Kope has never spoken publically about that life changing experience until now. Having had the honor of coaching Kope in high school and spending time together with our families (Kope is married with one son), I was given the opportunity to share his story and new mission in life in the Q&A interview listed below.
Bronze Medalist – 1990 US Olympic Festival
2x Espoir All-American/Finalist (Greco-Roman)
Competed in the 1996 U.S. Olympic Trials (Greco-Roman)
Greco-Roman State Champion (Open Division)
College Wrestler – Humboldt State University
California Junior National Team – 1989 (Greco-Roman)
CIF North Coast Section Medalist – 1989
Team Captain – Livermore High School (NCS)
Masters Degree in Education (University of Phoenix)
BA Degree – Political Science (Humboldt State University)
Army National Guard – Mortarman and Machine Gunner
Served with B Company, 184th Infantry Air Assault in Kuwait
Professional Actor and a member of the Screen Actors Guild (SAG)
American Fighter (Movie – Assistant Wrestling Coach)
The Master (Movie – V.A. Patient)
San Andreas (Movie – Police Officer)
Ant-Man (Movie – Police Officer)
US (Movie – Beach Person)
Steve Jobs (Movie – Chef)
Chance (TV Series – Police Officer)
When We Rise (TV mini-Series – Police Officer)
Looking (TV series – Rugby Player)
Written in Blood (TV – Police Officer)
13 Reasons Why (TV Series – Detective)
I (Almost) Got Away with It (TV Series documentary – Police Officer)
I Solved a Murder (TV Series – Police Officer)
Hemingway & Gellhorn (TV Movie – Solider)
Contagion (Movie – Bystander)
SCREENPLAY AWARDS – OAKLAND
Official Section (Catalina International Film Festival – 2019)
Semi-finalist (Flickers’ Rhode Island International Film Festival – 2019)
Official Selection (Madrid International Film Festival – 2019)
Official Finalist (Amsterdam International Film Festival – 2019)
Winner (Cordillera International Film Festival – 2019)
Official Selection (California Independent Film Festival – 2019
Semi-Finalist (Save the Cat Screenplay Challenge -2019
Official Selection (Sacramento International Film Festival -2019)
Semi-Finalist (Utah Film Festival and Awards – 2019)
Official Selection (American Screenwriting Conference – 2019)
Best Dialogue Feature Script (Queen Palm International Film Festival – Feb. 2019)
Bronze Award – Beverly Hills Screenplay Contest (Historical / Biographical – 2018)
Best Original Screenplay Feature (London Independent Film Awards – Dec. 2018)
Honorable Mention (Depth of Field International Film Festival – 2018)
Best First Time Screenwriter (Los Angeles Film Awards – Jan. 2018)
Official Selection (Beverly Hills Film Festival – 2018)
Q&A INTERVIEW WITH ANDREW KOPONEN
How did you first get involved in the sport of wrestling?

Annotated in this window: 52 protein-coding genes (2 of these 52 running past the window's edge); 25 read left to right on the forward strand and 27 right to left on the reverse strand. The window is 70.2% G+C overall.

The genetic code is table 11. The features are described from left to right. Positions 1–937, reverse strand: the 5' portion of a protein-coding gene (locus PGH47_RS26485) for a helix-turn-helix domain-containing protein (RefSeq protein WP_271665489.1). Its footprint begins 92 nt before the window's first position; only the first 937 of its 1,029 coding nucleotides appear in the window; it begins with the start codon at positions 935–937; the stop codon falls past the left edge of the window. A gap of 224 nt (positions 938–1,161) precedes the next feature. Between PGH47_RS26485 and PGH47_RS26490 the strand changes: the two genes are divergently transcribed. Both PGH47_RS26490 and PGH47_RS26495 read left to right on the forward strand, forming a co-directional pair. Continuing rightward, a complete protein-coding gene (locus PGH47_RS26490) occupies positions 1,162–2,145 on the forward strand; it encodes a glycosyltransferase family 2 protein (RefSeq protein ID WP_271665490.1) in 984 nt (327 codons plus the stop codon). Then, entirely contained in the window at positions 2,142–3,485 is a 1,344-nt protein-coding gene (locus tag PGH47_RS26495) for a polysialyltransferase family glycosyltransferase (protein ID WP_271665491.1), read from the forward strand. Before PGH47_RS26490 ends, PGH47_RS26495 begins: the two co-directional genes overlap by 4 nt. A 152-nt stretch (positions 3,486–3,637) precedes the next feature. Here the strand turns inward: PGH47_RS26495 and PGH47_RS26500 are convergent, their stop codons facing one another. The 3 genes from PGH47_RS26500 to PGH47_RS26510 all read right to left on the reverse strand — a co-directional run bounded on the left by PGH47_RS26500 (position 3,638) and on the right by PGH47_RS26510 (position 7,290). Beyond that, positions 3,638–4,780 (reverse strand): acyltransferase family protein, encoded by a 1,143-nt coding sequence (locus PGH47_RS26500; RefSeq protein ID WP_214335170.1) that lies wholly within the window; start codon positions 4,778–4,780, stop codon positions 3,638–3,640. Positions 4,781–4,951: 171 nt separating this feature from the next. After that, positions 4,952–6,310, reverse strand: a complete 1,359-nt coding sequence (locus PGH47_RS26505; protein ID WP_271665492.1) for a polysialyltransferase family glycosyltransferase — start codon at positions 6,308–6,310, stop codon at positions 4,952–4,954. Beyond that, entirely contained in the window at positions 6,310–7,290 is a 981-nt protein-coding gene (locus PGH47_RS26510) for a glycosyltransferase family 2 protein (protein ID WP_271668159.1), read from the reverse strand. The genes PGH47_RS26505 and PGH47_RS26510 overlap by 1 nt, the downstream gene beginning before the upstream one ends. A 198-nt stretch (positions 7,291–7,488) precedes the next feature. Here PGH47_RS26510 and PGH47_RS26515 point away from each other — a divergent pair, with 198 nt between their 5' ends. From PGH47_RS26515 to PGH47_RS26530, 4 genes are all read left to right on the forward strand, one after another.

I basically started wrestling when I was a freshman in high school. A friend encouraged me into showing up. My first match was a knockdown drag-out match, which I won 7-6. I was so out of shape that I puked twice, but I never gave up and pushed on. My record the rest of the year was mostly losses but I kept at it. Something inside of me sparked a fire. Wrestling showed me that it was a challenge that required persistence and dedication, something that gave me a platform to push myself as far as I wanted to go. That fire has never stopped.
Who was your biggest influence in the sport?
No doubt my high school wrestling coach Steve Page. He dedicated his life to wrestling and I needed that as I wanted to go to every wrestling tournament, every wrestling camp, and anything else that had to do with wrestling. He was there year-round to take us. I don’t know very many coaches that gave more than he did.
What are your fondest memories of wrestling at Livermore High School and Humboldt State University?
I find that my fondest memory of wrestling is the friendships I’ve built over the many years. This applies not only to my lifetime friends, but also to just showing up at the California State Championships each year and hearing from my long ago opponents who now have families and children who are now part of the wrestling world.
How long have you coached the sport of wrestling?
I started coaching full time at Livermore High School after college in 1993. We had an awesome team with 60+ wrestlers and a coaching staff of at least 13-15. Awesome times and great memories. The kids like the Kavanagh brothers, Rich Naval, Joe Iacono, Richard Diaz, Jerry Bohlander, Pete Williams, Stephen De La Cruz and many more, worked so hard and it wasn’t uncommon to bring quite a few wrestlers to the state tournament each year. I coached for many good years until about the time I was accepted into the Oakland Police Department in 1999.
What do you enjoy most about coaching?
Coaching is giving back to the world and it shows a great respect to all those that coached you in the past. It is also a joy to impart all your knowledge to the next generation and see the magic keep going. Nothing can be better than watching a wrestler use a move that we taught and see it be successful.
What life lessons did you learn in the sport of wrestling that applies in your day-to-day life, both as a family man and entrepreneur?
Always moving forward…Never giving up. Life isn’t easy. All kinds of trials come at you, and wrestling teaches you to get up when your knocked down. When that opponent has you on your back and it takes everything you got to turn over, you learn an incredibly valuable tool in life. This mental attitude has kept me moving forward under every situation that I’ve been in whether it be when I was in the Army, on the streets of Oakland, writing a screenplay, or changing diapers at 0300 in the morning.